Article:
Robert Kern wrote:
On Thu, Mar 12, 2009 at 17:45, Sturla Molden firstname.lastname@example.org wrote:
2009/3/13 Charles R Harris email@example.com:
That said, I think it best to leave '%' with its C default and add a special modulus function for the python version. Changing its meaning in C-like code is going to confuse things.
This is Cython code, so I think there is an argument to be made that it is Python-like!
I'll just repeat what I've already said on the Cython mailing list:
I think C types should behave like C types and Python objects like Python objects. If a C long suddenly starts to return double when divided by another C long, then that will be a major source of confusion on my part. If I want the behaviour of Python integers, Cython lets me use Python objects. I don't declare a variable cdef long if I want it to behave like a Python int.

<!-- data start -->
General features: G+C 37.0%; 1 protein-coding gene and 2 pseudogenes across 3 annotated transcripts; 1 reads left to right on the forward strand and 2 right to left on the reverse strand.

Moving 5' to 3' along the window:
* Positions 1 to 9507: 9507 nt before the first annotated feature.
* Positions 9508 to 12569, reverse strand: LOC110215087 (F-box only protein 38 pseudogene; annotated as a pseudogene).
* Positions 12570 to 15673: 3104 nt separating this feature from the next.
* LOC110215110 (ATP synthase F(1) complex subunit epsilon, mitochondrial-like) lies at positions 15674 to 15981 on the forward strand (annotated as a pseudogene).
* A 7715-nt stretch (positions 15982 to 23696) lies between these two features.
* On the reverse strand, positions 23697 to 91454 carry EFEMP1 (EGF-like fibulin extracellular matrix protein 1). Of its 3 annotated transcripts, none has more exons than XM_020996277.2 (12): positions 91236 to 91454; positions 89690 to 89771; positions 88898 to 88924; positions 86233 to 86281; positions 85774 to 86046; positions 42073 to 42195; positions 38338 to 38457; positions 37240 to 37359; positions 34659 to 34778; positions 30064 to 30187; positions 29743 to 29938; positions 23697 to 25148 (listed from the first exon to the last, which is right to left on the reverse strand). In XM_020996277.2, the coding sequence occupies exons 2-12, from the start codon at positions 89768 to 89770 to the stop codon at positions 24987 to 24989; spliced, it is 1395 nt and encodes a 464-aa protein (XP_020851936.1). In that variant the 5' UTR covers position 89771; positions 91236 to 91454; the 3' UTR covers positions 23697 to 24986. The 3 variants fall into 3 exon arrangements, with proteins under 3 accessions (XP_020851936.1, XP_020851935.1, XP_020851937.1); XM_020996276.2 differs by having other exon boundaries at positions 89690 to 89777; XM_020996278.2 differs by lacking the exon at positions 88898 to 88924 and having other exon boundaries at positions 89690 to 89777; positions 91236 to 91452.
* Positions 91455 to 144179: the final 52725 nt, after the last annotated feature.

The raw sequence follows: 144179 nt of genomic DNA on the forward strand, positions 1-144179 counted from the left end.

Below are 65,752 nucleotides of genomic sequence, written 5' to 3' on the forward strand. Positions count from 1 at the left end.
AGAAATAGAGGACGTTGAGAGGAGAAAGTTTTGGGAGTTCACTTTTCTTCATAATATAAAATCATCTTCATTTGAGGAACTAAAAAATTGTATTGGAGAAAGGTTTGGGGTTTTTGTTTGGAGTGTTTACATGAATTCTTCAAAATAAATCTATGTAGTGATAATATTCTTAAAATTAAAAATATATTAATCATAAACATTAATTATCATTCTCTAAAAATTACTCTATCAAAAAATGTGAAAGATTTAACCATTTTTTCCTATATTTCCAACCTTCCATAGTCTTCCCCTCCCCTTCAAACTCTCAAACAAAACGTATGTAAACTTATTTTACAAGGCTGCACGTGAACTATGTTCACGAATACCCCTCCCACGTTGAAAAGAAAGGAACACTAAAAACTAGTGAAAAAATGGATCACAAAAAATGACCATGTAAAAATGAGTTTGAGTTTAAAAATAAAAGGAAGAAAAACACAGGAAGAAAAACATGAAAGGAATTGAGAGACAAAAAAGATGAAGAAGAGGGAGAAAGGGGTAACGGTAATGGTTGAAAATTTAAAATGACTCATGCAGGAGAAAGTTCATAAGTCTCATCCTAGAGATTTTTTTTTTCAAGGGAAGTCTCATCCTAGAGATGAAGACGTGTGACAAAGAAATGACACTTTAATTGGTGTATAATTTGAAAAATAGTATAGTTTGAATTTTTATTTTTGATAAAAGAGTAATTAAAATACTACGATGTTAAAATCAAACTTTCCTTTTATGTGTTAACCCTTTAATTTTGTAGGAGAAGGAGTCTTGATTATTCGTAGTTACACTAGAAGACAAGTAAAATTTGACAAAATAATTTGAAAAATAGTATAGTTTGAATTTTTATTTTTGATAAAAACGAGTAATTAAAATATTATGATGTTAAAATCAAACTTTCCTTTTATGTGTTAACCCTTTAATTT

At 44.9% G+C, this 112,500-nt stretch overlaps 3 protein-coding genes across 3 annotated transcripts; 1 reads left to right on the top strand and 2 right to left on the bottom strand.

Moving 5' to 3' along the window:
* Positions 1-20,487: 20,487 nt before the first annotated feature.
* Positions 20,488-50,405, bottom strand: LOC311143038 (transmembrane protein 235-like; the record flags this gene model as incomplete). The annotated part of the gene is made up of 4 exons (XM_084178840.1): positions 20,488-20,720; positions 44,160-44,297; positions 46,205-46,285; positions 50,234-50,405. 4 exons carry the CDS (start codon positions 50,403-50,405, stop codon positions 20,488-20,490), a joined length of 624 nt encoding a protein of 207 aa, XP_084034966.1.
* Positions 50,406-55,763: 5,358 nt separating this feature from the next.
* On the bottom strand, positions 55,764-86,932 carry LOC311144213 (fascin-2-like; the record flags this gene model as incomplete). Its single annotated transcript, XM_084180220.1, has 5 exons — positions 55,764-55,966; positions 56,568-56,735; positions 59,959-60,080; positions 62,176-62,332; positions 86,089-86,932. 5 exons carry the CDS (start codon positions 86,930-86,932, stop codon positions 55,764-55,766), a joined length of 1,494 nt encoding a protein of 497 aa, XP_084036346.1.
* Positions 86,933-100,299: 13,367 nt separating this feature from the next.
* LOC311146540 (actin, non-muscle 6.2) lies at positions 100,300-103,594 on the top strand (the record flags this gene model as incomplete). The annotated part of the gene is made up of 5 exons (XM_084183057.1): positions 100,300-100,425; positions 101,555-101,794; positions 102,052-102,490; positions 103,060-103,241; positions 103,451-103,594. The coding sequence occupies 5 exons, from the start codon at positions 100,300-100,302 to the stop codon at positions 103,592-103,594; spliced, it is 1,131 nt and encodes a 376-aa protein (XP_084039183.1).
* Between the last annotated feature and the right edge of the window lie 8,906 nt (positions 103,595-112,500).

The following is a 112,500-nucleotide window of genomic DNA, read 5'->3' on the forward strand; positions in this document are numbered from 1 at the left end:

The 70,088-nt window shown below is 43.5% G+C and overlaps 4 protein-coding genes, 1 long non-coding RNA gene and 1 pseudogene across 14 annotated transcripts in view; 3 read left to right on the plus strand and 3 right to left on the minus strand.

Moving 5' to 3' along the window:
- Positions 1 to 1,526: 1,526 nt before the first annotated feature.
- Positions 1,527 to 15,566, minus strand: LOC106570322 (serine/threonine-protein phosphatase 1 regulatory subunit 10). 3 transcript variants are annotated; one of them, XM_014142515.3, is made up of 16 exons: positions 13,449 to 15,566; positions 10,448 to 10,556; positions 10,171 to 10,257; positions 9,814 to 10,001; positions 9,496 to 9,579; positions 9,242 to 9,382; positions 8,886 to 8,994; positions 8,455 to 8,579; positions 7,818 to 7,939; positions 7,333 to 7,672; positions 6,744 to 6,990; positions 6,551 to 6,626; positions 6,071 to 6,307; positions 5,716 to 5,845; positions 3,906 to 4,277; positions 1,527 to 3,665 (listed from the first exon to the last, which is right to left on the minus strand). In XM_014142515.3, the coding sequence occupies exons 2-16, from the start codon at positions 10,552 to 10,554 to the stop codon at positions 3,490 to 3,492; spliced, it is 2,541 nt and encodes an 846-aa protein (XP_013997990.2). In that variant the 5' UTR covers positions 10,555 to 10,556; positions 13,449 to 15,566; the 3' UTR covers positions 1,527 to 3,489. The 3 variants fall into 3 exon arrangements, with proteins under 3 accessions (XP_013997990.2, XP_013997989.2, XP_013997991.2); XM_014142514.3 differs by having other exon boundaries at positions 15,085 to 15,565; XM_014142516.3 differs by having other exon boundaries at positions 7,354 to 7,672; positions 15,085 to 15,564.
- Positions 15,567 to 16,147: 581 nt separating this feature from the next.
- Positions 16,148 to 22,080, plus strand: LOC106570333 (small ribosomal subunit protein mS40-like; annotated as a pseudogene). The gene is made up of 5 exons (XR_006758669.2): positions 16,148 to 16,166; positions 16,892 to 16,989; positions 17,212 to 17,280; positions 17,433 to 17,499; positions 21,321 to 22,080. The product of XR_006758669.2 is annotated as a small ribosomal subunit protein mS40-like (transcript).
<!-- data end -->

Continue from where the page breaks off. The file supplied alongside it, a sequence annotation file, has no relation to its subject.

Whether division returns float or not is an orthogonal and unrelated issue (and when it does, which is not the default, // is the C division operator).
When we say that this affects division; what we mean is that -7 // 6 returns -2 in Python; so that (-7 // 6)*6 + (-7 % 6) == -2*6 + 5 == -7.
With C behaviour of % and /, I believe -7 // 6 == -1.
(And when I use // it is to be unambigious; by default you can use / as well for the same thing.)
That may be part of the confusion. The expression "-1%5" has no variables. Perhaps Dag can clarify what he is asking about:
# Constants? (No one uses just constants in expressions, # really, but consistency with the other choices will # affect this.) -1 % 5
# Explicitly declared C types? cdef long i, j, k i = -1 j = 5 k = i % j
This one is what I'm really asking about.
When I do (2147483647 + 2147483647) in current Cython, to choose another operation, does it use C types, or does it construct PyInts? I.e., do I get C wraparound arithmetic, or do I get a PyLong?
C wraparound. Suggestions welcome :-)
I recommend making % behave consistently with the other operators; i.e. if <x>+<y> uses C semantics, <x>%<y> should, too.